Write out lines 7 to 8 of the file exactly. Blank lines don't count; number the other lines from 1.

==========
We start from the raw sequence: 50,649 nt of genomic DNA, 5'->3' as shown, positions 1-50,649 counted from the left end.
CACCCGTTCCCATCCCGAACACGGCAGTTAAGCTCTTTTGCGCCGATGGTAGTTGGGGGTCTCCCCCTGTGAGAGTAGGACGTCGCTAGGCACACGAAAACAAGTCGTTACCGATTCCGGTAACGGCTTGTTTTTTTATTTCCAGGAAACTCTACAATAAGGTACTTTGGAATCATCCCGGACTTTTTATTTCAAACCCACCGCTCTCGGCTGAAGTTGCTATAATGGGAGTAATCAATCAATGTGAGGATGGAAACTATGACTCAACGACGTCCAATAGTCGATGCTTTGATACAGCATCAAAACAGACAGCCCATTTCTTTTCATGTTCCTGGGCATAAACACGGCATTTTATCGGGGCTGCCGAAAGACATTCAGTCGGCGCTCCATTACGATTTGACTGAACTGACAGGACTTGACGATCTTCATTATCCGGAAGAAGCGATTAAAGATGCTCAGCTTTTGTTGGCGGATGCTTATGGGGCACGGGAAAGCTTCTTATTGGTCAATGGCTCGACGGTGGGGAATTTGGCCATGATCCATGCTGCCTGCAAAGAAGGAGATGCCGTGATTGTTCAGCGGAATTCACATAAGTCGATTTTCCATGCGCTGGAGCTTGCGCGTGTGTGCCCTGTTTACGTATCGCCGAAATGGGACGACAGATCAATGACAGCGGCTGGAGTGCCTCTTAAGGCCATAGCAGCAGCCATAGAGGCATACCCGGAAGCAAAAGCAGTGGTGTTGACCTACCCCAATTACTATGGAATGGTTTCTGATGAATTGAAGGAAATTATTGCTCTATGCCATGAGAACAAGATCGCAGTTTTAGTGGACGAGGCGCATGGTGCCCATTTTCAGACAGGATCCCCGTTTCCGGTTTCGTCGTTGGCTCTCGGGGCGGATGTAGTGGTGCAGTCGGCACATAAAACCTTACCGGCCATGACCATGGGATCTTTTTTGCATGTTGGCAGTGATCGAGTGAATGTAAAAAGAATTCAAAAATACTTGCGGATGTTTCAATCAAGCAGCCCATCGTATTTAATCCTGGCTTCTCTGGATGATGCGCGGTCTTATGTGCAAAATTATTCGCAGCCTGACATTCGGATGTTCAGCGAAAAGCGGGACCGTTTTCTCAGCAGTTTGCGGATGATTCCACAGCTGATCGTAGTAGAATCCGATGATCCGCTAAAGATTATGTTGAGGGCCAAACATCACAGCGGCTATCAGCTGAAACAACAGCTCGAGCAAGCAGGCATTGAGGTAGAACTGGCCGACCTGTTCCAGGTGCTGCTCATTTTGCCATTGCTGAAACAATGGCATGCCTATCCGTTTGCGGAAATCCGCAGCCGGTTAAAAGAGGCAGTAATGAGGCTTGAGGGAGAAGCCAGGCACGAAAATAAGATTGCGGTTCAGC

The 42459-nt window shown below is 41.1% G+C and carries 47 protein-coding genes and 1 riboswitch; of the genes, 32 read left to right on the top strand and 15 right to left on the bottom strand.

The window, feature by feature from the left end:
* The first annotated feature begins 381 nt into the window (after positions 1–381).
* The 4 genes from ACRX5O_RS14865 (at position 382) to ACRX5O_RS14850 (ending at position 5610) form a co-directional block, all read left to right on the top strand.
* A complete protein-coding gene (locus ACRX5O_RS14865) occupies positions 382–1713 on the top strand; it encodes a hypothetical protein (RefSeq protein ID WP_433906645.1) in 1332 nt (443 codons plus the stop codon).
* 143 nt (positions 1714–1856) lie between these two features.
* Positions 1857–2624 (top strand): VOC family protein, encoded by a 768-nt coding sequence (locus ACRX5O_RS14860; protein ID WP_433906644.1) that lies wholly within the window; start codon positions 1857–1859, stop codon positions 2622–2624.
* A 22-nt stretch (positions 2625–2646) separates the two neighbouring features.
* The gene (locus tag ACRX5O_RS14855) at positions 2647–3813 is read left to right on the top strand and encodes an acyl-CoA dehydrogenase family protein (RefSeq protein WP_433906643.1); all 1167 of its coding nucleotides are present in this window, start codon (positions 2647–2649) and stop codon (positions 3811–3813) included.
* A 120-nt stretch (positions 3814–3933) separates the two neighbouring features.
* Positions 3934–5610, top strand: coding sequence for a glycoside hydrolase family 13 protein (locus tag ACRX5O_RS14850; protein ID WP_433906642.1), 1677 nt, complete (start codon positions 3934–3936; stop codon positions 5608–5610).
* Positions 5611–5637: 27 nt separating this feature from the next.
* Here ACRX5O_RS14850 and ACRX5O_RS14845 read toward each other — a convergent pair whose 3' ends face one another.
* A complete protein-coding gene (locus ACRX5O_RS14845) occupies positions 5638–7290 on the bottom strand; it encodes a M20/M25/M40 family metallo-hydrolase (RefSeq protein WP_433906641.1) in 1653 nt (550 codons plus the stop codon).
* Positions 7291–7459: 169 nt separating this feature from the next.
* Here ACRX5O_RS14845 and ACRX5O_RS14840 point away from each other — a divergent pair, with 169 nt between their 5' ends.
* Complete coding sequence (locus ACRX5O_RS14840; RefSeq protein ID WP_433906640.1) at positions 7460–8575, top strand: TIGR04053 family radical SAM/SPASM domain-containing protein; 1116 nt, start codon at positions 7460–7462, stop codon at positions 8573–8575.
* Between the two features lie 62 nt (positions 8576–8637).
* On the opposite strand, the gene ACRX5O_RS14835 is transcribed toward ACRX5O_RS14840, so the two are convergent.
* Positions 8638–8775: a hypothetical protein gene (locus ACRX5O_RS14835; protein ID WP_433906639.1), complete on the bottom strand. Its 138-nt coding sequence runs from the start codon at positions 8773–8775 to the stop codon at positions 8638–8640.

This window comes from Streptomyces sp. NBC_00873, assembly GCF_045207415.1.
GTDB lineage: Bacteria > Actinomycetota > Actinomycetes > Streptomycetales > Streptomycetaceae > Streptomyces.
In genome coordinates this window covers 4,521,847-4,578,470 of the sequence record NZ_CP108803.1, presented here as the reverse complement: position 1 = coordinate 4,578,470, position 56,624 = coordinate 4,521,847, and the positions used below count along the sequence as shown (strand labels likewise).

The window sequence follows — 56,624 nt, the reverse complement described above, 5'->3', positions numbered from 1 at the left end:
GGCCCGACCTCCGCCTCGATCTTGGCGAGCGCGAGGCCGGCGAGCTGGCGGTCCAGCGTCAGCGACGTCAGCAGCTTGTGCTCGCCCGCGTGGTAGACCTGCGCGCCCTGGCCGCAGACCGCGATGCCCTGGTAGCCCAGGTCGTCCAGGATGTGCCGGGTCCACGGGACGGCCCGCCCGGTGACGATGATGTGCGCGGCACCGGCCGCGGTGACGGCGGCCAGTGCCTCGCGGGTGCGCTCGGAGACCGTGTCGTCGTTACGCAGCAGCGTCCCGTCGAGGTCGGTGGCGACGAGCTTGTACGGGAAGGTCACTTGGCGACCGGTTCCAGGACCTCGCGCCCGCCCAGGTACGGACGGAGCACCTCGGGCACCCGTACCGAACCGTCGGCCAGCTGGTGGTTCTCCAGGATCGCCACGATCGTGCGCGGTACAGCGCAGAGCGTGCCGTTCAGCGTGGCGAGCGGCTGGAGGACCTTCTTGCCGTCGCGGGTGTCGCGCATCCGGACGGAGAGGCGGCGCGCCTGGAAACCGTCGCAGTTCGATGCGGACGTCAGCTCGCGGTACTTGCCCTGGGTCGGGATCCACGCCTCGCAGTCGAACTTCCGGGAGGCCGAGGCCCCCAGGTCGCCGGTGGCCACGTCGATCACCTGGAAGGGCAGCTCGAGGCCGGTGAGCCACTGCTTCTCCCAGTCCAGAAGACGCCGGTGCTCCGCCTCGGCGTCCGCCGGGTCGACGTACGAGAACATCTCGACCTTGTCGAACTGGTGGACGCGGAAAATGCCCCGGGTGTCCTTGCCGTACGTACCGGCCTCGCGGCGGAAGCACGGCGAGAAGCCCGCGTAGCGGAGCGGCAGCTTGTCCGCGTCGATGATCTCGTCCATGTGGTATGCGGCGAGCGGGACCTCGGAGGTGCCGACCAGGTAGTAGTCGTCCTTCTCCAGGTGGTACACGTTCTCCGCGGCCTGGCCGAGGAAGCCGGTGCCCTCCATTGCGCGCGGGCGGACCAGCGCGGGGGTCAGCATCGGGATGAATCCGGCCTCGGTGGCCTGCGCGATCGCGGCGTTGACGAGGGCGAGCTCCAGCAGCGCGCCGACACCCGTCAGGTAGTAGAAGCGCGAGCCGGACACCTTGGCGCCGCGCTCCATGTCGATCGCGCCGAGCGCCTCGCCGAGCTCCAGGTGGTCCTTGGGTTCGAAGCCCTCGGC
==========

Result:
* A complete protein-coding gene (locus ACRX5O_RS14865) occupies positions 382–1713 on the top strand; it encodes a hypothetical protein (RefSeq protein ID WP_433906645.1) in 1332 nt (443 codons plus the stop codon).
* 143 nt (positions 1714–1856) lie between these two features.